And why was he at war ? because Rome was so tolerant ? and why were 1 million enslaved ? Also you confuse bringing a few native elites into the roman elites with bringing a whole society (unless of course your idea is that taking a million slaves is bringing gauls into roman society)

As for the mexicans that were "brought into the workforce" (and why did "those people" need to be "brought into the workforce" if america was so tolerant in the first place)

Mexican Repatriation - Wikipedia

The Mexican Repatriation was a mass deportation of Mexicans and Mexican-Americans from the United States between 1929 and 1936. Estimates of how many were repatriated range from 400,000 to 2,000,000. An estimated sixty percent of those deported were birthright citizens of the United States.Because the forced movement was based on race, and ignored citizenship, the process meets modern legal definitions of ethnic cleansing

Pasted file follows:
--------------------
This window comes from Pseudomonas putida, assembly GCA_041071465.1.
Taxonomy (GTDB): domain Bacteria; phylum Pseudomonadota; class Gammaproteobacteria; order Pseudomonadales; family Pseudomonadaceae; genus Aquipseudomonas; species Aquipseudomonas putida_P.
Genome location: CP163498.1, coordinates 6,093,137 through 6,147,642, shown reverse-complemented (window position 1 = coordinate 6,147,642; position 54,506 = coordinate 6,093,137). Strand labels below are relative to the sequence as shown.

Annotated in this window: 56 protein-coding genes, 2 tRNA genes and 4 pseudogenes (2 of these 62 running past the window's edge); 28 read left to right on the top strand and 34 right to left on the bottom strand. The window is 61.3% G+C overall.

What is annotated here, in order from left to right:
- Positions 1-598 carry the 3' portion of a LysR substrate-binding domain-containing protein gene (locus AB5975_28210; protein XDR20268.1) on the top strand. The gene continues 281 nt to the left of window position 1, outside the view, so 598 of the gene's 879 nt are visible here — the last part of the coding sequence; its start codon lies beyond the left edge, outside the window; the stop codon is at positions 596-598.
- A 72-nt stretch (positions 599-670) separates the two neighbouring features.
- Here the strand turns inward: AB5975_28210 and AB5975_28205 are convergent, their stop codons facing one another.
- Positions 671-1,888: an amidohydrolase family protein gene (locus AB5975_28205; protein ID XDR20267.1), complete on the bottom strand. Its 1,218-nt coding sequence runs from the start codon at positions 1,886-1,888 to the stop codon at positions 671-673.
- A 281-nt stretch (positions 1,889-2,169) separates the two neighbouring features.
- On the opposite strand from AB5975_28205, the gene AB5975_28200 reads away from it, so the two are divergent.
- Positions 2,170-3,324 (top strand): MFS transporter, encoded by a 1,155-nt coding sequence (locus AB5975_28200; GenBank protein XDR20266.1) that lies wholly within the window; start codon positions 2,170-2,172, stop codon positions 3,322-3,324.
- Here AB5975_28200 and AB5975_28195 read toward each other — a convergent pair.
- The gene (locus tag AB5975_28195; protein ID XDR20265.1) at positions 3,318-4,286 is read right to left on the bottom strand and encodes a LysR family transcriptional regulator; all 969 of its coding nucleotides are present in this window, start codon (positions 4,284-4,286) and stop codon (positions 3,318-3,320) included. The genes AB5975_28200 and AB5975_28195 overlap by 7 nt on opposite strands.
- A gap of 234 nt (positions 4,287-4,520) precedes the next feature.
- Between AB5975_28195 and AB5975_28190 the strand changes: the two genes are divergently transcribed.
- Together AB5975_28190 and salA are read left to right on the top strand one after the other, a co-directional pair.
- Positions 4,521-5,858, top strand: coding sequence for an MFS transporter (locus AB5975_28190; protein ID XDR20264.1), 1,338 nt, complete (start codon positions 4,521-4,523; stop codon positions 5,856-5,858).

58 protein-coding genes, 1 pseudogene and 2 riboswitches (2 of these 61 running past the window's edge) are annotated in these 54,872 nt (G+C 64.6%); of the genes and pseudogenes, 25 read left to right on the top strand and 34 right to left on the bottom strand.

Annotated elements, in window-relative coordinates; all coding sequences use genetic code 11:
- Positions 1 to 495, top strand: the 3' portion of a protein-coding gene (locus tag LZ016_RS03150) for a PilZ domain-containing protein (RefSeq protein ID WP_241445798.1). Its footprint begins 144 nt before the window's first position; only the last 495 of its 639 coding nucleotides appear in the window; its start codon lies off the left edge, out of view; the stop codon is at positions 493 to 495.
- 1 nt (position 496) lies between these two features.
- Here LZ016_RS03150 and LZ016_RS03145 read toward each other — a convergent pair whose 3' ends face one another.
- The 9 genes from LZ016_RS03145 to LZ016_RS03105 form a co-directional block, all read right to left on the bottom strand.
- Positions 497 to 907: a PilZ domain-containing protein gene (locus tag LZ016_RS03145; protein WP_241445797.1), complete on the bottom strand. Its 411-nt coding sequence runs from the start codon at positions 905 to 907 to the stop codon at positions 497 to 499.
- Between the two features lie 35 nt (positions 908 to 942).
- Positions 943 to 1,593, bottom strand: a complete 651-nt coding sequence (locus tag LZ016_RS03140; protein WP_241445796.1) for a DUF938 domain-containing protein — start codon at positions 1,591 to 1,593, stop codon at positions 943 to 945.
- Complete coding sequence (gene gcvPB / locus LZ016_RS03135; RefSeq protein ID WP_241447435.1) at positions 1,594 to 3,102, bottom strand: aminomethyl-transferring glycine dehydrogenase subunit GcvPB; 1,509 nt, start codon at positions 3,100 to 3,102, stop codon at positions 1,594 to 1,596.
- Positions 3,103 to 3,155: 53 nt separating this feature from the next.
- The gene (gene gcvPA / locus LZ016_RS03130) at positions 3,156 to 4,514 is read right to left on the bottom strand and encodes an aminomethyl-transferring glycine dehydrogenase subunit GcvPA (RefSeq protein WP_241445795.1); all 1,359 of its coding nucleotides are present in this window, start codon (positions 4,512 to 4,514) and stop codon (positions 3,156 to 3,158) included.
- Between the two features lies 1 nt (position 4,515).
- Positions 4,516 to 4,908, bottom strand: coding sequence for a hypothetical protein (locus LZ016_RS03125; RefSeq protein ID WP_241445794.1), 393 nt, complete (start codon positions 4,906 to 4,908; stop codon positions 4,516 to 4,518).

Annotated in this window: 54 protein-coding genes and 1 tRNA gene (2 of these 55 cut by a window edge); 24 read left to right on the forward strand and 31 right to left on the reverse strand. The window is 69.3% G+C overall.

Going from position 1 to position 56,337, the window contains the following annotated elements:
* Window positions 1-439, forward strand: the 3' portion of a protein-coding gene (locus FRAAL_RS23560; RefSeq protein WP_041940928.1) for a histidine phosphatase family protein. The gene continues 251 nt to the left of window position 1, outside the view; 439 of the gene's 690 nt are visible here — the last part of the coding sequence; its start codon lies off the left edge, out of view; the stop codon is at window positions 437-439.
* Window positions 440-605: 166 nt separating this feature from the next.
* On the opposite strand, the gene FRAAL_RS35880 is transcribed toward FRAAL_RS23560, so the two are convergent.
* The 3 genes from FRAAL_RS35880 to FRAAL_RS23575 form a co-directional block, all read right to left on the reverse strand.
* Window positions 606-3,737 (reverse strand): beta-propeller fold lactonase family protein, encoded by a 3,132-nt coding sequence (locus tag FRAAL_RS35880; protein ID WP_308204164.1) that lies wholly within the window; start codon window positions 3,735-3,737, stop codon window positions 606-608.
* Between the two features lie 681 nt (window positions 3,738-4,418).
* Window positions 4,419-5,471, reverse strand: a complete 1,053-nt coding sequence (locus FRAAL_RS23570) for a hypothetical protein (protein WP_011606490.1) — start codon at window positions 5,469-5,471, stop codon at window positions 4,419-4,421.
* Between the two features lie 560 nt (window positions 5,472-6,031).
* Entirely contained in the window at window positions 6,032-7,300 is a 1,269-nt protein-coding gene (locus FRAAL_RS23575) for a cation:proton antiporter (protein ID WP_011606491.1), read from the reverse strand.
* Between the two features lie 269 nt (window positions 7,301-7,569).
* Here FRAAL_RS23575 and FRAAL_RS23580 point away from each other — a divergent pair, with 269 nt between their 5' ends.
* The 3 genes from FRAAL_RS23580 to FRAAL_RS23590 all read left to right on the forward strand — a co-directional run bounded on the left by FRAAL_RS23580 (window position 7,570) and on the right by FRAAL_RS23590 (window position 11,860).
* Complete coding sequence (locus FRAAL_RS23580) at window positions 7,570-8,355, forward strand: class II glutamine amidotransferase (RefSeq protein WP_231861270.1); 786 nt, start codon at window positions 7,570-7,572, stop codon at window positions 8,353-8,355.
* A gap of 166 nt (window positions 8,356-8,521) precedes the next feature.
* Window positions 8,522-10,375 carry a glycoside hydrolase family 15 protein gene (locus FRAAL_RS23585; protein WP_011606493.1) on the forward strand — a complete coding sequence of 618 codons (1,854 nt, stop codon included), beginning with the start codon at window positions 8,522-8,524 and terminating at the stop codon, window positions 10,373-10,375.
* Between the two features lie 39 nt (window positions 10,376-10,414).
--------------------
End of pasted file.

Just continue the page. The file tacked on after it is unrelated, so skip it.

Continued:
Jun 2012
7,384
Malaysia
#49
I am still not seeing any examples of long term succesful diverse empires here... Since you are currently in China you know that China was built by trying to erase diversity wherever possible (which it still does, with Tibet and the Ouighours)... On a smaller scale, so was France....
France was built on the eradication of diversity? But that just does not gel with what has been happening on the ground at all. Ever since Roman times, at the very least, by my observation. Quite likely even much earlier.

And even today, I tend to see France as the most diversity-tolerant nation in Europe. Or at least Western Europe. If we overlook the attitudes of a very small quite likely unrepresentative section of the population.
 
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Likes: Futurist

Futurist

Ad Honoris
May 2014
20,128
SoCal
#50
France was built on on the eradication of diversity? But that just does not gel with what has been happening on the ground. Ever since Roman times, at the very least, by my observation.

And even today, I tend to see France as the most diversity-tolerant nation in Europe. Or at least Western Europe.
France did try eradicating its various patois as well as the Occitan language in the 19th and 20th centuries--something that it largely succeeded in doing.
 
Likes: tomar